Drug policy and the public good: evidence for effective interventions
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This entry is our analysis of a review or synthesis of research findings considered particularly relevant to improving outcomes from drug or alcohol interventions in the UK. The original review was not published by Findings; click Title to order a copy. Free reprints may be available from the authors – click prepared e-mail. The summary conveys the findings and views expressed in the review. Below is a commentary from Drug and Alcohol Findings.

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Drug policy and the public good: evidence for effective interventions.

Strang J., Babor T., Caulkins J. et al.
Lancet: 2012, 379(9810), p. 71–83.
Unable to obtain a copy by clicking title? Try asking the author for a reprint by adapting this prepared e-mail or by writing to Dr Strang at john.strang@kcl.ac.uk. You could also try this alternative source.

Review of relevant research by an international team of leading researchers offers policymakers guidance on the interventions most likely on the evidence to achieve national policy aims in respect of illegal drug use.

Summary This review by an international team of researchers critically assesses the scientific basis of interventions intended to prevent or at least minimise the damage that illicit drugs do to the public good, including social benefits such as better public health, reduced crime, and greater stability and quality of life for families and neighbourhoods. It aims to help policymakers make informed decisions about which options will maximise the public good. Values and political processes (eg, voting) are important drivers of drug policy, but evidence of effectiveness and cost-effectiveness can help the public and policy makers to select policies that best achieve agreed goals.

Contemporary drug-related public policy attempts to promote the public good through a broad range of administrative actions designed to prevent the initiation of drug use by non-users, help heavy drug users change their behaviour or reduce the consequences of their drug use, and control the supply of illicit drugs (and the supply of diverted prescription drugs used for non-medical purposes) through laws, regulations, and enforcement.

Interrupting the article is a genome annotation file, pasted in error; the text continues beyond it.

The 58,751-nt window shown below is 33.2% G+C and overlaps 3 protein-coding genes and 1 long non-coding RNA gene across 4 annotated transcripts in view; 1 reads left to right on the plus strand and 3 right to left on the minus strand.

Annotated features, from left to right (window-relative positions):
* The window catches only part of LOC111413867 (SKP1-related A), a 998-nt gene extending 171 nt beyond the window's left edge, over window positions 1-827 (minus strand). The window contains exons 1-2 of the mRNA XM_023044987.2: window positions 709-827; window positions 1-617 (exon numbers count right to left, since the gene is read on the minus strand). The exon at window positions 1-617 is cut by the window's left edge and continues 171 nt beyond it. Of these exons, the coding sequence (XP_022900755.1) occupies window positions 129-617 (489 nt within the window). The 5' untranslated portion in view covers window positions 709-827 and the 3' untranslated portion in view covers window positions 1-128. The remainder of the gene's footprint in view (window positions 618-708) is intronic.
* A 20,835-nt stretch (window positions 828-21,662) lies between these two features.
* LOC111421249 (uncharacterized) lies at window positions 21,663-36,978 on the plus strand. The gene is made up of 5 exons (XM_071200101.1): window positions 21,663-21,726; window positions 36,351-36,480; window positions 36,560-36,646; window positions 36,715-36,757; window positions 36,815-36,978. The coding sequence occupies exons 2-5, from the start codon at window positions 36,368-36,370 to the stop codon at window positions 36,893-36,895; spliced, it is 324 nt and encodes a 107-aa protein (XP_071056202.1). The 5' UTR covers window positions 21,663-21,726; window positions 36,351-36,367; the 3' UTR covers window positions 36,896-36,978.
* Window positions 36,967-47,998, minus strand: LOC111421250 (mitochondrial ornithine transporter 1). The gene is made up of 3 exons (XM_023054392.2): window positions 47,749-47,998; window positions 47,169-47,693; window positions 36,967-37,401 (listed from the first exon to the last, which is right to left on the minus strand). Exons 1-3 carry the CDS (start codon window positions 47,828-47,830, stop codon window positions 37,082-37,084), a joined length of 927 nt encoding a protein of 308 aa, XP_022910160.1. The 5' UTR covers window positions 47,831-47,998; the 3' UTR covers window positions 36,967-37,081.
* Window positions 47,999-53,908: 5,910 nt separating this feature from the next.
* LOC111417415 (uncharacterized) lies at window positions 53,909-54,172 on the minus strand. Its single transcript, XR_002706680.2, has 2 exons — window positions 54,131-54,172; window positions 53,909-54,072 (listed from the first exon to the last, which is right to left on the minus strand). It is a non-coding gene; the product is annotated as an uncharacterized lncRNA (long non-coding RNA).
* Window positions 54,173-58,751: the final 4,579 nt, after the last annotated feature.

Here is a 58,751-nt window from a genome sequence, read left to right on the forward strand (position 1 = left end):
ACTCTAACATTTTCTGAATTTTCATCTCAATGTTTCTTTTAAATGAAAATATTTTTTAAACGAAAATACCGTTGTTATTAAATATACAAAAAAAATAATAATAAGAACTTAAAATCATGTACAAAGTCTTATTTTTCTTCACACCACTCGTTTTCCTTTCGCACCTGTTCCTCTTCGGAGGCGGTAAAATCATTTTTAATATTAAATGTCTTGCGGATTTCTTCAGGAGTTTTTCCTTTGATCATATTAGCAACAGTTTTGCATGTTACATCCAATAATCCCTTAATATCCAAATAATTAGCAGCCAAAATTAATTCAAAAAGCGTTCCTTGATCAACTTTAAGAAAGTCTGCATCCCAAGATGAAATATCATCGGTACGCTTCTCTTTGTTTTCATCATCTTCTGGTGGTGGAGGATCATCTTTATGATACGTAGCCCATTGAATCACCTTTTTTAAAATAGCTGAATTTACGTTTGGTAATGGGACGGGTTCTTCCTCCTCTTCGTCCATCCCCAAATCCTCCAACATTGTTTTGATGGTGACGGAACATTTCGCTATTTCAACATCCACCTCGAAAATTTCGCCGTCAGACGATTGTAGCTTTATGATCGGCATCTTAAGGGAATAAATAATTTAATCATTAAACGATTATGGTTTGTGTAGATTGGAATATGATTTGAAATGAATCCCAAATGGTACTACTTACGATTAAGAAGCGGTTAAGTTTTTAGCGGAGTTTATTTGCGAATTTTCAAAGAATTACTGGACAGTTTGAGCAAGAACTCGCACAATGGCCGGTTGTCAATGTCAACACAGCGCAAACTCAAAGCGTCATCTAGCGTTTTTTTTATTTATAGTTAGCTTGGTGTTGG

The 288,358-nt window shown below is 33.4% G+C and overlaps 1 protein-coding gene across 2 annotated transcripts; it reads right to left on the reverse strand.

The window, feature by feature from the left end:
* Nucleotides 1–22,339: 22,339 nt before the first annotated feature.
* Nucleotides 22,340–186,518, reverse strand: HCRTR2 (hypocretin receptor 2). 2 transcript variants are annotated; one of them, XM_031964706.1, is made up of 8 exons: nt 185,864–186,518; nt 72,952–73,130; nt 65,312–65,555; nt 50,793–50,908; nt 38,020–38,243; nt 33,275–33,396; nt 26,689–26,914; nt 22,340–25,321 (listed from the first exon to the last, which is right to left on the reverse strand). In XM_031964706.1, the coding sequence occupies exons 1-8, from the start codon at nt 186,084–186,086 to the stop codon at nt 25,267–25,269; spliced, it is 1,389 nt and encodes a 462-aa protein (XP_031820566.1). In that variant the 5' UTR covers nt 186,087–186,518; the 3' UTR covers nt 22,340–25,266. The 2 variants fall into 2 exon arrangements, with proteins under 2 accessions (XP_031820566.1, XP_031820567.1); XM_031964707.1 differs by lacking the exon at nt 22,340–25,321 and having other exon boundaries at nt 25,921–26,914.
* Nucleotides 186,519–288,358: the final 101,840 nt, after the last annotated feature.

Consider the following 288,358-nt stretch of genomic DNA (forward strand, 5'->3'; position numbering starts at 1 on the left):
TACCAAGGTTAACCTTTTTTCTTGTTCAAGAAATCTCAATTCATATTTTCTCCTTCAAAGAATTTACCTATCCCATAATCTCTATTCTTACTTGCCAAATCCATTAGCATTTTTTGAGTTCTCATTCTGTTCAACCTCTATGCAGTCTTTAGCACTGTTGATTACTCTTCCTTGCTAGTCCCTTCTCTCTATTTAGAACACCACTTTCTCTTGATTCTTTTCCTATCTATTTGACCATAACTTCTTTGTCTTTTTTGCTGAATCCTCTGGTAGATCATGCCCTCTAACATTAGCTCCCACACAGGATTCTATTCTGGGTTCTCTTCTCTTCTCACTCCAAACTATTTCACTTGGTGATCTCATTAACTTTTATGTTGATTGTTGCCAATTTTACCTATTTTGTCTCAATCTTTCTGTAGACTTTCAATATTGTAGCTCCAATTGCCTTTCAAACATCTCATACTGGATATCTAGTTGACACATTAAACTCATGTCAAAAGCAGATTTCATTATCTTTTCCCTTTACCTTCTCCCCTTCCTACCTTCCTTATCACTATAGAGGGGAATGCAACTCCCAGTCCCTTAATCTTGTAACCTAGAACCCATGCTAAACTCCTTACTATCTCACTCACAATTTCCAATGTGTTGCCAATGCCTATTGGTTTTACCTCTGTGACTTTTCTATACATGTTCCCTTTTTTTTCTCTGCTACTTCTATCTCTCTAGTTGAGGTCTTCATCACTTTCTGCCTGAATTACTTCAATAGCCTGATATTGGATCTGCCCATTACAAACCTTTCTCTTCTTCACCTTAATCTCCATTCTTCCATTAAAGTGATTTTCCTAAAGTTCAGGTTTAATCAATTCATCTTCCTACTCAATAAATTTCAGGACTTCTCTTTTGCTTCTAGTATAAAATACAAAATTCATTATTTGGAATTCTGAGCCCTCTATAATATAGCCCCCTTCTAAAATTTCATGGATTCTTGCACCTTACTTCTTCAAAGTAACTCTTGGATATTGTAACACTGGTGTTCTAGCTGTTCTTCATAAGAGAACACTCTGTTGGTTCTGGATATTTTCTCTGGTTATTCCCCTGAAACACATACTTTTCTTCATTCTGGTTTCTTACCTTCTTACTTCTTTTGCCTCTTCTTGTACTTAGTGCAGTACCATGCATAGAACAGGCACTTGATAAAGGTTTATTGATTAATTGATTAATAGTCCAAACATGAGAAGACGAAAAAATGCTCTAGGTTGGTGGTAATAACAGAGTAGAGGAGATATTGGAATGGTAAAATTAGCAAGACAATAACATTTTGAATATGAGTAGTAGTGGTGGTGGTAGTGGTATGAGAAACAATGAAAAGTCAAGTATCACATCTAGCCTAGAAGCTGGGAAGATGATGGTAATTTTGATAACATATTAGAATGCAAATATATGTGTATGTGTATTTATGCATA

Some of the evidence on such initiatives comes from randomised trials and quasi-experimental designs with similar control A group of people, households, organisations, communities or other units who do not participate in the intervention(s) being evaluated. Instead, they receive no intervention or none relevant to the outcomes being assessed, carry on as usual, or receive an alternative intervention (for the latter the term comparison group may be preferable). Outcome measures taken from the controls form the benchmark against which changes in the intervention group(s) are compared to determine whether the intervention had an impact and whether this is statistically significant. Comparability between control and intervention groups is essential. Normally this is best achieved by randomly allocating research participants to the different groups. Alternatives include sequentially selecting participants for one then the other group(s), or deliberately selecting similar set of participants for each group. conditions, but this review also considered other types of evidence when randomised controlled trials could not be implemented or would be politically challenging to implement.

Key messages

After reviewing the evidence the authors offered this set of key messages:
• Drug policy should aim to promote the public good by improving individual and public health, neighbourhood safety, and community and family cohesion, and by reducing crime.
• The effectiveness of most drug supply control policies is unknown because little assessment has been done, and very little evidence exists for the effectiveness of alternative development programmes in source countries.
• Supply controls intended to affect illegal drug markets by targeting suppliers' activities can result in higher drug prices, which can reduce drug initiation and use, but these changes can be difficult to maintain.
• Wide-scale arrests and imprisonments have restricted effectiveness, but drug testing of individuals under criminal justice supervision, accompanied by specific, immediate, and brief sentences (eg, overnight), produce substantial reductions in drug use and offending.
• Prescription regimens minimise but do not eliminate non-medical use of psychoactive prescription drugs. Prescription monitoring systems can reduce inappropriate prescribing.
• Screening and brief intervention programmes have, on average, only small effects, but can be widely applied and are probably cost-effective.
• The collective value of school, family, and community prevention programmes is appraised differently by different stakeholders.
• Opiate substitution therapy for addicted individuals has strong evidence of effectiveness, although poor quality of provision reduces benefit. Peer-based self-help organisations are strongly championed and widely available, but have been poorly researched until the past two decades.
• Health and social services for drug users covering a range of treatments, including needle and syringe exchange programmes, improve drug users' health and benefit the broader community by reducing transmission of and mortality due to infectious disease.

Findings logo commentary The featured review draws on work done by the authors and others for the book Drug Policy and the Public Good, the contents of which have been summarised in the journal Addiction.

Last revised 06 February 2013. First uploaded 06 February 2013

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